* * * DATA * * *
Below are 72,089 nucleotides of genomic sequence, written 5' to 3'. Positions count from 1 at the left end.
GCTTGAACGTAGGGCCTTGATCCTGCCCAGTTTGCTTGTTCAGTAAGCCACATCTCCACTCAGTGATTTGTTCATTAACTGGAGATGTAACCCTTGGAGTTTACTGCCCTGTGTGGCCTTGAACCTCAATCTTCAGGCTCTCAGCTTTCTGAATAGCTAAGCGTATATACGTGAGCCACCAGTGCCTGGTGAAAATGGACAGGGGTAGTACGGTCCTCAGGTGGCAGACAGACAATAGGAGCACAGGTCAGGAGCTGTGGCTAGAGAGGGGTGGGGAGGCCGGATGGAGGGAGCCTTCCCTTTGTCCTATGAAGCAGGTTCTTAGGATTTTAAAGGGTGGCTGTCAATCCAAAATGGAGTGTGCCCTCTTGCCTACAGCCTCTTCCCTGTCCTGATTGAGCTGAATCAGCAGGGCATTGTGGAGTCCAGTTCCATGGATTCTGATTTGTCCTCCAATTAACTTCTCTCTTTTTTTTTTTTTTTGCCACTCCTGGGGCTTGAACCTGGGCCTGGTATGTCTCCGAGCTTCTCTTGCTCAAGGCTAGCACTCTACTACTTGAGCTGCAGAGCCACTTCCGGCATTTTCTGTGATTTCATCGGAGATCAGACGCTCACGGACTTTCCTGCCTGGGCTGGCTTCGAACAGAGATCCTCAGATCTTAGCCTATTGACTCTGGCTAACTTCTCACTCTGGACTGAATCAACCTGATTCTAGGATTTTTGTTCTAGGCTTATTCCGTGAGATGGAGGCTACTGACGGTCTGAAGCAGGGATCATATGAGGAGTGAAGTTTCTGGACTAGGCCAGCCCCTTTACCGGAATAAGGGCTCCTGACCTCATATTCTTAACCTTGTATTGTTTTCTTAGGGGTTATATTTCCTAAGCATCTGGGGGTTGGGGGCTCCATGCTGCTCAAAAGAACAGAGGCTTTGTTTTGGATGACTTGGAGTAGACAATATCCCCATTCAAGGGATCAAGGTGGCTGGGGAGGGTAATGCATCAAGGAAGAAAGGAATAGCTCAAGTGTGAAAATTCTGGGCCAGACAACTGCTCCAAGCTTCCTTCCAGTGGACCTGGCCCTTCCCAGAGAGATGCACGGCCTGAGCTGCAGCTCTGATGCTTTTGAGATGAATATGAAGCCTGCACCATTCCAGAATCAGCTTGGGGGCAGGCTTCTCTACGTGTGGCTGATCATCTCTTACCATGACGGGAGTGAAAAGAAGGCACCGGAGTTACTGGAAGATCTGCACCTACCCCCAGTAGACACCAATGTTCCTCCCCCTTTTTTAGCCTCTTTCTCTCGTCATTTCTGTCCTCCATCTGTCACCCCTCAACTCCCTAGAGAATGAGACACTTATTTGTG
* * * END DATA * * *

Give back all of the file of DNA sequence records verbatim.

Below are 72,089 nucleotides of genomic sequence, written 5' to 3'. Positions count from 1 at the left end.
GCTTGAACGTAGGGCCTTGATCCTGCCCAGTTTGCTTGTTCAGTAAGCCACATCTCCACTCAGTGATTTGTTCATTAACTGGAGATGTAACCCTTGGAGTTTACTGCCCTGTGTGGCCTTGAACCTCAATCTTCAGGCTCTCAGCTTTCTGAATAGCTAAGCGTATATACGTGAGCCACCAGTGCCTGGTGAAAATGGACAGGGGTAGTACGGTCCTCAGGTGGCAGACAGACAATAGGAGCACAGGTCAGGAGCTGTGGCTAGAGAGGGGTGGGGAGGCCGGATGGAGGGAGCCTTCCCTTTGTCCTATGAAGCAGGTTCTTAGGATTTTAAAGGGTGGCTGTCAATCCAAAATGGAGTGTGCCCTCTTGCCTACAGCCTCTTCCCTGTCCTGATTGAGCTGAATCAGCAGGGCATTGTGGAGTCCAGTTCCATGGATTCTGATTTGTCCTCCAATTAACTTCTCTCTTTTTTTTTTTTTTTGCCACTCCTGGGGCTTGAACCTGGGCCTGGTATGTCTCCGAGCTTCTCTTGCTCAAGGCTAGCACTCTACTACTTGAGCTGCAGAGCCACTTCCGGCATTTTCTGTGATTTCATCGGAGATCAGACGCTCACGGACTTTCCTGCCTGGGCTGGCTTCGAACAGAGATCCTCAGATCTTAGCCTATTGACTCTGGCTAACTTCTCACTCTGGACTGAATCAACCTGATTCTAGGATTTTTGTTCTAGGCTTATTCCGTGAGATGGAGGCTACTGACGGTCTGAAGCAGGGATCATATGAGGAGTGAAGTTTCTGGACTAGGCCAGCCCCTTTACCGGAATAAGGGCTCCTGACCTCATATTCTTAACCTTGTATTGTTTTCTTAGGGGTTATATTTCCTAAGCATCTGGGGGTTGGGGGCTCCATGCTGCTCAAAAGAACAGAGGCTTTGTTTTGGATGACTTGGAGTAGACAATATCCCCATTCAAGGGATCAAGGTGGCTGGGGAGGGTAATGCATCAAGGAAGAAAGGAATAGCTCAAGTGTGAAAATTCTGGGCCAGACAACTGCTCCAAGCTTCCTTCCAGTGGACCTGGCCCTTCCCAGAGAGATGCACGGCCTGAGCTGCAGCTCTGATGCTTTTGAGATGAATATGAAGCCTGCACCATTCCAGAATCAGCTTGGGGGCAGGCTTCTCTACGTGTGGCTGATCATCTCTTACCATGACGGGAGTGAAAAGAAGGCACCGGAGTTACTGGAAGATCTGCACCTACCCCCAGTAGACACCAATGTTCCTCCCCCTTTTTTAGCCTCTTTCTCTCGTCATTTCTGTCCTCCATCTGTCACCCCTCAACTCCCTAGAGAATGAGACACTTATTTGTG